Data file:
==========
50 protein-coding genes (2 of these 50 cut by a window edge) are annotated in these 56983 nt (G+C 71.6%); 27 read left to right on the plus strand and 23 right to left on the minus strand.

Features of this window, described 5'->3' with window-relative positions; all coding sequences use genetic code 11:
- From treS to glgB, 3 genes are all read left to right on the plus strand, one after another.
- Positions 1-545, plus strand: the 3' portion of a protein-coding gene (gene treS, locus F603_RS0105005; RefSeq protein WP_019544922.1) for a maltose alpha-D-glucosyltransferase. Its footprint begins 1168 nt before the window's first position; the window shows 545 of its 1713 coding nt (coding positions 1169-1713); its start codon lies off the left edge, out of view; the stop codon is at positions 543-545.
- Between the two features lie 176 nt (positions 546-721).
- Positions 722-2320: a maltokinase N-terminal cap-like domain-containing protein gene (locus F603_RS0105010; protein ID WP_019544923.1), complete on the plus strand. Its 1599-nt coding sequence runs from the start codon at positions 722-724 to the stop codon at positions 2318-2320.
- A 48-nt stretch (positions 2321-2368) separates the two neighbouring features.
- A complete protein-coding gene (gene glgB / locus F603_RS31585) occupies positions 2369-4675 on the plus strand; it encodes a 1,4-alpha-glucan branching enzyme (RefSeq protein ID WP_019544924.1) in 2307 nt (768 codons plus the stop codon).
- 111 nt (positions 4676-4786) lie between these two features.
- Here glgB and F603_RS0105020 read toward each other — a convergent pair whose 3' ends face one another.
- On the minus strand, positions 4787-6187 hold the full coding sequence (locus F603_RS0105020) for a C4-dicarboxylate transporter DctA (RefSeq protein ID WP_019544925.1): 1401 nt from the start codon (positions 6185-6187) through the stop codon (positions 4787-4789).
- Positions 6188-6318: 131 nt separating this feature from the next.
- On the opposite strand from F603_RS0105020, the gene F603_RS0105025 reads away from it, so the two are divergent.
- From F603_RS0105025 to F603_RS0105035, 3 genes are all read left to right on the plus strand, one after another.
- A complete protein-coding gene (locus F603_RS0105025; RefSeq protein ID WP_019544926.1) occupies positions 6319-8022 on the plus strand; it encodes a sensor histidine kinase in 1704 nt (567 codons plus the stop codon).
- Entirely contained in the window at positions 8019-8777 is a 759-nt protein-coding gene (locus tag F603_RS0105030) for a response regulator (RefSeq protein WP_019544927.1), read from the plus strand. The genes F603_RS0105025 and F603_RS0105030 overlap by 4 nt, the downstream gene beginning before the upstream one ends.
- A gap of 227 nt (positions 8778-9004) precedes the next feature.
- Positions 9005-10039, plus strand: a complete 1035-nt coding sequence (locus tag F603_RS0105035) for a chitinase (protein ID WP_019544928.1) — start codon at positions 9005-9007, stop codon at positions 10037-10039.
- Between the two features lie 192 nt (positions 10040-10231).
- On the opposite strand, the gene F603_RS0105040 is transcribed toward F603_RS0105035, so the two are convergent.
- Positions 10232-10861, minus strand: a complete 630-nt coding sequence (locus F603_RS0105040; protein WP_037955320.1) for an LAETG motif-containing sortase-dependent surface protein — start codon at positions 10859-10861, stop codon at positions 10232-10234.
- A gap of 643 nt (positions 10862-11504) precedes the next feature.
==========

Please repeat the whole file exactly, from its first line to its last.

50 protein-coding genes (2 of these 50 cut by a window edge) are annotated in these 56983 nt (G+C 71.6%); 27 read left to right on the plus strand and 23 right to left on the minus strand.

Features of this window, described 5'->3' with window-relative positions; all coding sequences use genetic code 11:
- From treS to glgB, 3 genes are all read left to right on the plus strand, one after another.
- Positions 1-545, plus strand: the 3' portion of a protein-coding gene (gene treS, locus F603_RS0105005; RefSeq protein WP_019544922.1) for a maltose alpha-D-glucosyltransferase. Its footprint begins 1168 nt before the window's first position; the window shows 545 of its 1713 coding nt (coding positions 1169-1713); its start codon lies off the left edge, out of view; the stop codon is at positions 543-545.
- Between the two features lie 176 nt (positions 546-721).
- Positions 722-2320: a maltokinase N-terminal cap-like domain-containing protein gene (locus F603_RS0105010; protein ID WP_019544923.1), complete on the plus strand. Its 1599-nt coding sequence runs from the start codon at positions 722-724 to the stop codon at positions 2318-2320.
- A 48-nt stretch (positions 2321-2368) separates the two neighbouring features.
- A complete protein-coding gene (gene glgB / locus F603_RS31585) occupies positions 2369-4675 on the plus strand; it encodes a 1,4-alpha-glucan branching enzyme (RefSeq protein ID WP_019544924.1) in 2307 nt (768 codons plus the stop codon).
- 111 nt (positions 4676-4786) lie between these two features.
- Here glgB and F603_RS0105020 read toward each other — a convergent pair whose 3' ends face one another.
- On the minus strand, positions 4787-6187 hold the full coding sequence (locus F603_RS0105020) for a C4-dicarboxylate transporter DctA (RefSeq protein ID WP_019544925.1): 1401 nt from the start codon (positions 6185-6187) through the stop codon (positions 4787-4789).
- Positions 6188-6318: 131 nt separating this feature from the next.
- On the opposite strand from F603_RS0105020, the gene F603_RS0105025 reads away from it, so the two are divergent.
- From F603_RS0105025 to F603_RS0105035, 3 genes are all read left to right on the plus strand, one after another.
- A complete protein-coding gene (locus F603_RS0105025; RefSeq protein ID WP_019544926.1) occupies positions 6319-8022 on the plus strand; it encodes a sensor histidine kinase in 1704 nt (567 codons plus the stop codon).
- Entirely contained in the window at positions 8019-8777 is a 759-nt protein-coding gene (locus tag F603_RS0105030) for a response regulator (RefSeq protein WP_019544927.1), read from the plus strand. The genes F603_RS0105025 and F603_RS0105030 overlap by 4 nt, the downstream gene beginning before the upstream one ends.
- A gap of 227 nt (positions 8778-9004) precedes the next feature.
- Positions 9005-10039, plus strand: a complete 1035-nt coding sequence (locus tag F603_RS0105035) for a chitinase (protein ID WP_019544928.1) — start codon at positions 9005-9007, stop codon at positions 10037-10039.
- Between the two features lie 192 nt (positions 10040-10231).
- On the opposite strand, the gene F603_RS0105040 is transcribed toward F603_RS0105035, so the two are convergent.
- Positions 10232-10861, minus strand: a complete 630-nt coding sequence (locus F603_RS0105040; protein WP_037955320.1) for an LAETG motif-containing sortase-dependent surface protein — start codon at positions 10859-10861, stop codon at positions 10232-10234.
- A gap of 643 nt (positions 10862-11504) precedes the next feature.